Retro/Classic Feed

Power Button - Episode 328: A Love Letter To The Delisted

Power ButtonSony made some waves in the gaming community recently when it was announced that they were closing the PSN stores for the PlayStation 3, PlayStation Portable, and PlayStation Vita.  There was such a loud uproar of resistance to this news that Sony doublebacked on the plan and will leave the PS3 and Vita stores open while the PSP is still closing down.  This led us to start talking about our favorite video games that have been delisted from online stores, never to be seen again.  This week's podcast is all about those lost games that we still love and may or may not have had a chance to buy such as The Simpsons arcade game, Castlevania The Adventure ReBirth, ModNation Racers, Noby Noby Boy, and many more.  Download this week's episode directly from PTB, listen with the player below, find us on Stitcher, subscribe via iTunes, Amazon Music Podcasts, and Google Podcasts, toss this RSS feed into your podcast aggregation software of choice, and be sure to catch up on past episodes if you're joining us late. Remember that you can reach us via , you can leave a message on the Power Button hotline by calling (720) 722-2781, and you can even follow us on Twitter at @PressTheButtons and @GrundyTheMan, or for just podcast updates, @ThePowerButton. We also have a tip jar if you'd like to kick a dollar or two of support our way.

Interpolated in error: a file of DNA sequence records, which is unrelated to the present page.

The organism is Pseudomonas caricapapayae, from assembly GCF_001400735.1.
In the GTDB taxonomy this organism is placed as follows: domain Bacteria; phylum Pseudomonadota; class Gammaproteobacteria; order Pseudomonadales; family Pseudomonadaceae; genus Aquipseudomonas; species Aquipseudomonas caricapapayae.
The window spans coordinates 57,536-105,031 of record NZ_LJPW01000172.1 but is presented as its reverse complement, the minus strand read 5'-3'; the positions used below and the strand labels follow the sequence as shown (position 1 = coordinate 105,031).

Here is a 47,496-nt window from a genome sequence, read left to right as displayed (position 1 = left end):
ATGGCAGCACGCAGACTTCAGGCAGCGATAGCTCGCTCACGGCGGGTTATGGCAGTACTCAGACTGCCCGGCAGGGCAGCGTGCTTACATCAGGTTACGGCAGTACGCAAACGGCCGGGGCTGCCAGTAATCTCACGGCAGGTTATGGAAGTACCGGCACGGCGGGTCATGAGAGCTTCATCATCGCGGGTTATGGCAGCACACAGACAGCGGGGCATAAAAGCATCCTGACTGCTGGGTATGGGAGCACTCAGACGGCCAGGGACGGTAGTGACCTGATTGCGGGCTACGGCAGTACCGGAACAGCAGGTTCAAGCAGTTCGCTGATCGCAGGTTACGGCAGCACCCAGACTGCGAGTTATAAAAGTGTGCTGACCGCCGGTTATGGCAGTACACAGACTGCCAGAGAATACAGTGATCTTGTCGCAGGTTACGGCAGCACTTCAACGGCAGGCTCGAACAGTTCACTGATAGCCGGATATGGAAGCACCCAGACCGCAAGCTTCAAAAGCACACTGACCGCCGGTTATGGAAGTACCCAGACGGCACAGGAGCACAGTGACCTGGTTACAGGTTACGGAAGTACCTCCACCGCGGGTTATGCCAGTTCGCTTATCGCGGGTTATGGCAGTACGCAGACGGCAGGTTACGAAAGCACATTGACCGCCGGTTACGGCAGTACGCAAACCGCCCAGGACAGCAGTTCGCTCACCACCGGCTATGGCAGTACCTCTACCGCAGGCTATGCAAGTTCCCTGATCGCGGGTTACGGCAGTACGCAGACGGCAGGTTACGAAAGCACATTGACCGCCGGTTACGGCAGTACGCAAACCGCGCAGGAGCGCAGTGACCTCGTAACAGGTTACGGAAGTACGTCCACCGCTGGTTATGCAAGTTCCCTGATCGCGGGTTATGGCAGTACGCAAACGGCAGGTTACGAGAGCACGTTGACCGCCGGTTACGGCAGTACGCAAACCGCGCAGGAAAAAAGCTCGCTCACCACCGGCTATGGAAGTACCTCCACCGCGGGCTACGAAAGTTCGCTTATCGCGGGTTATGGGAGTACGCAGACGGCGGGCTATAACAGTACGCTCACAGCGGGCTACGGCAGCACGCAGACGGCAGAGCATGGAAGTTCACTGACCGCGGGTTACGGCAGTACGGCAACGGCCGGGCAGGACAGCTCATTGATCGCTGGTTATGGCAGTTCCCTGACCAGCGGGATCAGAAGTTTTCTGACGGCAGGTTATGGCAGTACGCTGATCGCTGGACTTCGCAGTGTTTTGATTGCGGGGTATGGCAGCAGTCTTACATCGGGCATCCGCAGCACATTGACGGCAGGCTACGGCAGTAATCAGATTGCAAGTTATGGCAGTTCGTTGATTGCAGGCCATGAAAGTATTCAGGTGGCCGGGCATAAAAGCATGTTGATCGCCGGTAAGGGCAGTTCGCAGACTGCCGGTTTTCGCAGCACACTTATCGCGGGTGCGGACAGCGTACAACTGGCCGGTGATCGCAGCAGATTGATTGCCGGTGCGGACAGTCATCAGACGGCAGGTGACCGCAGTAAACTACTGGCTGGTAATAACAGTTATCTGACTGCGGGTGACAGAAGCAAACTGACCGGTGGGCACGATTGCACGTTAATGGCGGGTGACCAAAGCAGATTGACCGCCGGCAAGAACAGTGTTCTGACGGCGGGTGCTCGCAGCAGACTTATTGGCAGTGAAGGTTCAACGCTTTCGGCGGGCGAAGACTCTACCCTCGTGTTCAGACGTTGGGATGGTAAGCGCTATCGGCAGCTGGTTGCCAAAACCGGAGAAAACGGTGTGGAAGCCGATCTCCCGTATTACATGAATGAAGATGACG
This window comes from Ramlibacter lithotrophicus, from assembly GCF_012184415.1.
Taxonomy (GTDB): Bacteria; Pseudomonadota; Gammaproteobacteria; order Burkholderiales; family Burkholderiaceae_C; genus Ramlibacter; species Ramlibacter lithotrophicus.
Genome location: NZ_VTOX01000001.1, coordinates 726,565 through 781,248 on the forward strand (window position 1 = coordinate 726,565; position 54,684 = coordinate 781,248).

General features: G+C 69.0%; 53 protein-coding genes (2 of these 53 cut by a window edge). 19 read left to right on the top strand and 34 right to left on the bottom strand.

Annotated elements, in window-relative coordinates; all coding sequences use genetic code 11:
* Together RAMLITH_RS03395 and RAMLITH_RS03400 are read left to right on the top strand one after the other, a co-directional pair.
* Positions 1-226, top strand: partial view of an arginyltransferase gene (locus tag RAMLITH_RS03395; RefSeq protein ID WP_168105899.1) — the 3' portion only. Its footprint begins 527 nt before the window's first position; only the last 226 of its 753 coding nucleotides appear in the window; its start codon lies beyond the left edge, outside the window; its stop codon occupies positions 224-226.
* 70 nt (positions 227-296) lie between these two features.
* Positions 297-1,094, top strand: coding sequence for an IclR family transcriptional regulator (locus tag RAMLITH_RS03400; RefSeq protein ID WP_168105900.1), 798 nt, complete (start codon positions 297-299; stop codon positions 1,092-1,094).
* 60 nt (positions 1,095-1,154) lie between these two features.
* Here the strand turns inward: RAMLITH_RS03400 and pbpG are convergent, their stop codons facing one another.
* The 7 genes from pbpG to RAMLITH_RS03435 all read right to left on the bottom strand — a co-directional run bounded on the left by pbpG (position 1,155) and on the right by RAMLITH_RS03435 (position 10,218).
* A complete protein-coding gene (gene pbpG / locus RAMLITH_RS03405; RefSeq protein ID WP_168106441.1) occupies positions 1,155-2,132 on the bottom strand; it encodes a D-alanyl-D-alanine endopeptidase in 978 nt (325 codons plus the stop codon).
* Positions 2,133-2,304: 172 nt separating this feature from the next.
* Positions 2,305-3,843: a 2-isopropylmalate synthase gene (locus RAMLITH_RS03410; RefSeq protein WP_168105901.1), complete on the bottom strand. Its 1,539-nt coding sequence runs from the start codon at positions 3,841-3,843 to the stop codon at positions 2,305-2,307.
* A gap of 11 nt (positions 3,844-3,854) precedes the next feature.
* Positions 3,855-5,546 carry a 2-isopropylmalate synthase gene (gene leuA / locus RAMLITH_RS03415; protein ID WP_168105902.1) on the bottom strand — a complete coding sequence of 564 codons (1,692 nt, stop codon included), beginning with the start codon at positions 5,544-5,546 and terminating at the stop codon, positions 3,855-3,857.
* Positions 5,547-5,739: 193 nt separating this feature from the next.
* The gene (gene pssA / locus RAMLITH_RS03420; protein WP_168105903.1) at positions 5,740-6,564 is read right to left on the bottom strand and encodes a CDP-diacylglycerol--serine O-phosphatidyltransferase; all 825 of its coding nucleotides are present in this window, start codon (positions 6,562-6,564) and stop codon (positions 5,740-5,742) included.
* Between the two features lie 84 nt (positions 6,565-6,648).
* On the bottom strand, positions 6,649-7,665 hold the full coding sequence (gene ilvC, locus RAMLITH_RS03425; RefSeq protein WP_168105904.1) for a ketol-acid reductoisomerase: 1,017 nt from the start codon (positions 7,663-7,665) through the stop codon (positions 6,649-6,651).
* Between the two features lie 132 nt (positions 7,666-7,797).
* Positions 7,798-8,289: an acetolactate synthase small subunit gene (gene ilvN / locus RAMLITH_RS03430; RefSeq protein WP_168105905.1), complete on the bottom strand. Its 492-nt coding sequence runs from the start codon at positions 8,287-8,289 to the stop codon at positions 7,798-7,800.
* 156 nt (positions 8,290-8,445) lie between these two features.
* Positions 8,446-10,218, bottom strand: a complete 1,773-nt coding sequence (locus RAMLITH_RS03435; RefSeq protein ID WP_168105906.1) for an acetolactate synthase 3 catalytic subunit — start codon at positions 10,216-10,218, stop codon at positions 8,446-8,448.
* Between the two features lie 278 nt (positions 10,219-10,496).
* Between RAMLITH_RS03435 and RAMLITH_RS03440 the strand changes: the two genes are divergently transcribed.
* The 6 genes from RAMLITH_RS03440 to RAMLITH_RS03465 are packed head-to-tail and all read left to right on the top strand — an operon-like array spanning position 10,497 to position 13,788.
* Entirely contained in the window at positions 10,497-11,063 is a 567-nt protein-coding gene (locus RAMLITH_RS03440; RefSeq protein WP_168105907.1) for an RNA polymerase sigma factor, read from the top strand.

Castlevania Resurrection For Sega Dreamcast Resurrected

Castlevania ResurrectionSega and Konami had trouble making a partnership involving the famed Castlevania franchise work.  Despite releasing Bloodlines for the Genesis in 1994, plans to produce Castlevania titles for the 32X and Dreamcast never did come to fruition as those hardware platforms went down in flames in the market.  One of the more intriguing cancelled games is Castlevania Resurrection for the Dreamcast which focused on the then-origin of the Belmont family line, Sonia Belmont from, 1997's Castlevania Legends, as she embarked on a 3D adventure that was to be a step up from what the 3D Castlevania titles on the Nintendo 64 offered.  While a few screenshots have made it out over the years since the game was canned in 2000, it's only now that a playable demo from E3 1999 has made it into eager fans' hands.  Playable in emulators and real Dreamcast hardware, it's supposedly 25% complete and includes four playable areas that were shown to the press behind closed doors.